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Bert Williams MBE Passes Away


14:00 19th January 2014

Football legend dies at age of 93

 It is with great sadness that Wolves can confirm that the legend Bert Williams MBE passed away this morning at Wolverhampton’s New Cross Hospital at the age of 93, surrounded by his family.


Wolves would like to express their deepest condolences to Bert's family including children Annette, Vaughan and Paul, his friends and many fans and admirers, both at home and across the world.


Bert, famously nicknamed ‘the Cat’ initially by the Italian media, will forever be a revered figure at Wolves after moving to Molineux from Walsall.


He stayed closely in touch with the club after his retirement following an illustrious career in which 420 appearances for Wolves included the 1949 FA Cup success and 1953/54 League Championship.



Bert’s 24 England caps included appearing at the 1950 World Cup Finals in Brazil, and he was the oldest living England international prior to his death.


Only last year Bert reached a magnificent milestone of raising £150,000 for the Alzheimer’s Society after his wife Evelyn died from the illness back in 2002.


“Bert was not only a fantastic footballer both for club and country, but also a true gentleman who  loved Wolves,” said Chairman Steve Morgan.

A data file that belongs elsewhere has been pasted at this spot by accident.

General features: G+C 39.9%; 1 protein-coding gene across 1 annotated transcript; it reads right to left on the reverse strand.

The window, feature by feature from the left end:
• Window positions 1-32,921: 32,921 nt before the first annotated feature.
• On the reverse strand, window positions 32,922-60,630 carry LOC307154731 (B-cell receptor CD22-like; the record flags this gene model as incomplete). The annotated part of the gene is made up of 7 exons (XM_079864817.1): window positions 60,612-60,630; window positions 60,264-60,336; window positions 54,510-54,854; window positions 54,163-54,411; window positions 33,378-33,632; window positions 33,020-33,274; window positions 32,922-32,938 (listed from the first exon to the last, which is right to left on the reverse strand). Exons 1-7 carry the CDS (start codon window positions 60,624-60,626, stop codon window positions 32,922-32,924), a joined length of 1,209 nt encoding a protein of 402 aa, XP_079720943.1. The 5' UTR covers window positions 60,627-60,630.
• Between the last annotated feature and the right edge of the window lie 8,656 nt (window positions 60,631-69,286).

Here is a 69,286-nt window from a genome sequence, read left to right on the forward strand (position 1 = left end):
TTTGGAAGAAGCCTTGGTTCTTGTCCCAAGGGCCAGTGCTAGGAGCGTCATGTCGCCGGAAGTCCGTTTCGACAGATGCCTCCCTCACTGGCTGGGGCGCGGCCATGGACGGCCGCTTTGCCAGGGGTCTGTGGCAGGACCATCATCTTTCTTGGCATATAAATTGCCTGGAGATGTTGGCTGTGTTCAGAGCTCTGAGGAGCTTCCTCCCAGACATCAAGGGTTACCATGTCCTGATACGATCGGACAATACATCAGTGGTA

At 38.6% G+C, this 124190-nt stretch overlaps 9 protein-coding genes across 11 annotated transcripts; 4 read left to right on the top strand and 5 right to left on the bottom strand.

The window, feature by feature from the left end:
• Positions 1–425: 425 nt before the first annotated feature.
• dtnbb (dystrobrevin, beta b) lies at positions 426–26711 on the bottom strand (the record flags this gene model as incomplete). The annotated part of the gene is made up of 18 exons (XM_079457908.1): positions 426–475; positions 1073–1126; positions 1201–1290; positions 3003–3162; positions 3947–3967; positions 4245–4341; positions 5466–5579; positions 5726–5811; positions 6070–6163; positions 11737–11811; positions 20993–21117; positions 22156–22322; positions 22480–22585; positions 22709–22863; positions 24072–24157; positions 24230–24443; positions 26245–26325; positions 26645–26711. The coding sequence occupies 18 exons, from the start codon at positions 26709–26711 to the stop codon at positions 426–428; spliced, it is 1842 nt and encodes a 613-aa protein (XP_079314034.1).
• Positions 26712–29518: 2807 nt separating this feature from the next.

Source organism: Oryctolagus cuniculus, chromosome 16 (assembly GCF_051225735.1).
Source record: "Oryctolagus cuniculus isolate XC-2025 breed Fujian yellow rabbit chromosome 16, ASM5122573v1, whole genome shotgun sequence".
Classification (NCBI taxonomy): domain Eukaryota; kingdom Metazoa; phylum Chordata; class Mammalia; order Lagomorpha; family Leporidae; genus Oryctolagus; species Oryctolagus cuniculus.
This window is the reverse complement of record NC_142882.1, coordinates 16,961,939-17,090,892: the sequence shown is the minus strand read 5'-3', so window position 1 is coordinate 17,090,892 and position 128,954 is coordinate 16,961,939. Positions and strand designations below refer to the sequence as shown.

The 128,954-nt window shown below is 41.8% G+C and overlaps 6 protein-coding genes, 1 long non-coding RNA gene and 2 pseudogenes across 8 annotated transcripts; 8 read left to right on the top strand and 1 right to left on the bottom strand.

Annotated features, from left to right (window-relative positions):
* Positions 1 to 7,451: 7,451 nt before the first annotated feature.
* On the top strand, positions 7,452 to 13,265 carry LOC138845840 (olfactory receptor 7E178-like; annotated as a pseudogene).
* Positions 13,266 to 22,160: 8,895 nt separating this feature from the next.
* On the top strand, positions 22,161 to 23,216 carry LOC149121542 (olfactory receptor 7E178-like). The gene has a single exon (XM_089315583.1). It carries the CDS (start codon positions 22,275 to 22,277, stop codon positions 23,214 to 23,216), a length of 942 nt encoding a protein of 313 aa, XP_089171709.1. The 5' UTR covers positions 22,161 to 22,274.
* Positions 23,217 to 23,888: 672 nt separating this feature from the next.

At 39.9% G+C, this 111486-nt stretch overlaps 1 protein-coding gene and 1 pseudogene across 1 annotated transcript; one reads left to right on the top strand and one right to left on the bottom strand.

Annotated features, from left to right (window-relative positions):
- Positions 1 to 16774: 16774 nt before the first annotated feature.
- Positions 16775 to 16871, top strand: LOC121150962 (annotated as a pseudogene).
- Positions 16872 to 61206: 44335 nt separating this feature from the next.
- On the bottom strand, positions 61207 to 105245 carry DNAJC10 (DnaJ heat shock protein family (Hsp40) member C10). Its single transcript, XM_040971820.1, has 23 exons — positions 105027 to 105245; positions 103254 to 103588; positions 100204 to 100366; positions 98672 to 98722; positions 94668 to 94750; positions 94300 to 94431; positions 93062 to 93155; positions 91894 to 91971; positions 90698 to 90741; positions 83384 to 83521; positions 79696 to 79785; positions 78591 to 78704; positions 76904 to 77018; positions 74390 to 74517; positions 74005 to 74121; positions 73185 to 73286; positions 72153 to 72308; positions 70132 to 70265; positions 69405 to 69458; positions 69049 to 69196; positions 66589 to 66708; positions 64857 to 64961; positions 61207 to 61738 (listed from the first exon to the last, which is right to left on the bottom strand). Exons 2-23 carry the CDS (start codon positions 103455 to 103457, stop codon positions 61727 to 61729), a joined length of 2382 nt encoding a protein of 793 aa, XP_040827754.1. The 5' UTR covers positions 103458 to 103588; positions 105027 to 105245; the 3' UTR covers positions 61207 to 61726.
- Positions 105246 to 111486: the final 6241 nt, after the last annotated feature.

“As a young football fan who used to read about the achievements of that all-conquering Wolves team of the 1950s, it was an honour and a privilege to have been able to meet Bert on so many occasions since I arrived at the Club in 2007.


“His footballing ability speaks for itself, but there was so much more to Bert than just his career alone.


“He remained heavily involved with Wolves and the community after his retirement, and the fundraising he has carried out since losing his wife was incredible when you consider his advancing years.


“Legend is a word which may be over-used these days, but in the case of Bert Williams it simply doesn’t do him justice.


“He will be sadly missed at Molineux, but will never, ever be forgotten.” 

Bert received a long-awaited MBE in 2010, having a year earlier been inducted into the Wolves’ Hall of Fame on an emotional night at Molineux.


Wolves Chief Executive Jez Moxey said:  “When you come and work for a club like Wolves, with all its illustrious history, it is a privilege to be able to meet some of the players who once helped make the club one of the very best in the world.


“And Bert was one of those who was right at the very top of that list.


“Such a humble character despite all his successes, Bert not only achieved so much during his time as a goalkeeper for Wolves, he gave so much back to the club after his career came to an end.


“The Wolves and football family are united in sadness at today’s news.


“However, nowhere more keenly will this loss be felt than with his family and friends and everyone at Wolves sends them our sincere condolences at this time.”


Wolves will be liaising with Bert’s family with regards to the appropriate ways to pay tribute to his life and those details will be announced in due course.


*Fans who wish to pay tribute to Bert can e-mail their stories and memories to  All of these will be passed on to the Williams family.



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